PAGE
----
IT’S TIME ONCE again for the annual Sequim Lavender Festival.
It is only now — after that the statute of limitations thing wore off — that I am free to write about my own humiliating experiences as a lavender farmer in the latter years of the last century in my unpublished memoir, Lavender Tour of the Doomed.
This steamy tell-all exposes the unwashed linen on the seamy underbelly of the lavender growing cabal.
It is a lavender-scented nightmare of treachery, greed and deceit amidst a post-agricultural landscape of retirement homes, box stores and strip malls we like to call Sequim.
It details how a small but determined group of lavender farmers tried to keep one small section of our farming heritage unpaved for future generations to enjoy and unleashed the biggest traffic jam to ever hit the North Olympic Peninsula.
It’s also about thousands of lost tourists who circle endlessly in a lavender-induced fog, competing for parking spaces with the locals who like to drive around with little dogs in their laps and cause the rest of us to ask, please, let the dogs drive.
I made a lot of mistakes when I started out as a lavender farmer.
For one thing, I never should have said I was one.
I learned that having just one lavender plant does not make you a lavender farmer.
Even if it was a very old lavender plant, it did not give me an excuse to say I had the oldest lavender farm in the Sequim-Dungeness Valley.
Even though my lavender farm only had one plant, it did not take this journalist long to uncover a dirty little secret about lavender farming:
Lavender is a short little thing. You have to bend over to plant, weed and pick lavender.
All those pictures of smiling lavender farmers have one thing in common: They are not smiling.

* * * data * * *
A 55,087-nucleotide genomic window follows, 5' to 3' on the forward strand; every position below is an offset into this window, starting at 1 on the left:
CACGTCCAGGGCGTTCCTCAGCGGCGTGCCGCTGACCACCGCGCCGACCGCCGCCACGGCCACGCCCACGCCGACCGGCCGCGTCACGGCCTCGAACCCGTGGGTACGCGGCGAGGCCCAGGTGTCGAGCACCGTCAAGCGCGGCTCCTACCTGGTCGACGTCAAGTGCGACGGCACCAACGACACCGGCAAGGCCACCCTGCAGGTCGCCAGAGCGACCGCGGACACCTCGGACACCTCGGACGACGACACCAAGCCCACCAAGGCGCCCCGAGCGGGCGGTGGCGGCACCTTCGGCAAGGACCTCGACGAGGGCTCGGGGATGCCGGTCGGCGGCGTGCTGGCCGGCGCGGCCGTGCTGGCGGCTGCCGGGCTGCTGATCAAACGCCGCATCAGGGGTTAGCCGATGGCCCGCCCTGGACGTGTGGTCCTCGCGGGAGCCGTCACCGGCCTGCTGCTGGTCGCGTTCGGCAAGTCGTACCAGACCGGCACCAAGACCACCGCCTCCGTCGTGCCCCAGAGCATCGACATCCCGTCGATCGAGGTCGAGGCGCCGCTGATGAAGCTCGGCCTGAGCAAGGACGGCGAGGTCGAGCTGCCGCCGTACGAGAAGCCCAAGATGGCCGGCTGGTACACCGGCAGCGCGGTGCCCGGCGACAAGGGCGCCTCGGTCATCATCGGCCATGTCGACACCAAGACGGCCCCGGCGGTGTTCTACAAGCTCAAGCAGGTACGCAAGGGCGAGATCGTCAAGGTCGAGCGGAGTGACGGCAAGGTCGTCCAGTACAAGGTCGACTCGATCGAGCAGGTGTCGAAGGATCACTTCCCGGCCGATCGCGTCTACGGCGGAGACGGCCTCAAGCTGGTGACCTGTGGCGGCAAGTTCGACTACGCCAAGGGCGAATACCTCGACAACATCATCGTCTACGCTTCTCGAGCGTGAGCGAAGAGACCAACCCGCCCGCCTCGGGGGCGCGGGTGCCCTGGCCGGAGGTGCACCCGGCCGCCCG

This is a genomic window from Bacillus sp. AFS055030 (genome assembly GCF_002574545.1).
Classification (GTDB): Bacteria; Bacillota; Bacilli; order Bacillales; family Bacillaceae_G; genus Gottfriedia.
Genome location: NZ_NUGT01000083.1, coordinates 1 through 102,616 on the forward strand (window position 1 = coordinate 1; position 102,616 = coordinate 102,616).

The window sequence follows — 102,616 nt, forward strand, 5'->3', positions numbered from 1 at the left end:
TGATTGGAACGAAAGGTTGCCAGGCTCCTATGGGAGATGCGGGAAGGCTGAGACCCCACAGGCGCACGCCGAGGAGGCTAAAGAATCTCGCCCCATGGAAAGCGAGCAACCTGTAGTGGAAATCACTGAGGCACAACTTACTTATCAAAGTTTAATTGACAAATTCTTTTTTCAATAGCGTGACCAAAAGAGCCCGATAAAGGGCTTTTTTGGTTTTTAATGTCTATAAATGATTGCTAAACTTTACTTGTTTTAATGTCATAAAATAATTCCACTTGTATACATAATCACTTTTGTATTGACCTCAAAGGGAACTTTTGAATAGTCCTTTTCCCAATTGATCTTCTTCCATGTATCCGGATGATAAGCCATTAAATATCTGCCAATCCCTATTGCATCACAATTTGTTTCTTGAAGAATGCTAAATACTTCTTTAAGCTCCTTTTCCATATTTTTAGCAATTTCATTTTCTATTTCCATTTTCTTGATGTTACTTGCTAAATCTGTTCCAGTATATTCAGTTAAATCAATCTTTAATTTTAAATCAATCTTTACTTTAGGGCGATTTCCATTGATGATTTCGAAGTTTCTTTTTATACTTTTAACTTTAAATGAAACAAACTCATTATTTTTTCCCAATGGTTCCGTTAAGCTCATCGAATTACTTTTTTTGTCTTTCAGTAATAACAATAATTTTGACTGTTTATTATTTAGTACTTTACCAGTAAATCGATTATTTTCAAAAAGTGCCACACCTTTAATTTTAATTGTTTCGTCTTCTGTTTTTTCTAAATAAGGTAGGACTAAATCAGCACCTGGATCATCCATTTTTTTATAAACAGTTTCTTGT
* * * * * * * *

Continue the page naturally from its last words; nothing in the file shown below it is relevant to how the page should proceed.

That is the unmistakable grimace of lower back pain from bending over to pick the stuff.
I’ll never forget the year I threw my back out picking the very first lavender blossom of the season.
It was just my luck that it happened right before the Lavender Festival. I had a lot of chores to finish before the tour began.
I was going to turn my fleet of wrecked boats into attractively elegant yet inexpensive lavender planters.
But then things started to go terribly wrong.
My Lavender Recipe Cookbook that included hundreds of trendy lavender dishes from Lavender Clam Dip to Lavender-Cured Salmon Caviar came back from the press printed in Esperanto.
Then right at the last minute — when I thought things couldn’t get any worse — tragedy struck.
The groundskeeper reported a weed-eating accident.
My lavender farm, the oldest lavender farm in the Sequim-Dungeness Valley, had been mistakenly hacked down as a weed just before the lavender-worshipping hordes were about to descend.
What could I do? What would you do?
I went to the hardware store and bought every blue tarp I could find before someone else did and beat it back to the farm.
I ran around like a hyperactive Martha Stewart covering the piles of offal, wrecked boats and weed-choked ground with perky blue plastic tarps, hoping it might all look like lavender to the farm visitors after the refreshments hit.
I thought a couple of shots of lavender distillate would grease the skids on any lavender farm tour.
Little did I suspect that a nosey pack of revenuers would find my lavender-scented distillery out in the woods and cut it up for scrap, sabotaging my celebration of all things lavender.
Pat Neal is a fishing guide and writer. His column appears in the PDN every Wednesday.
He can be reached at 360-683-9867 or firstname.lastname@example.org. Check out his blog: http://patnealwildlife.blogspot.com .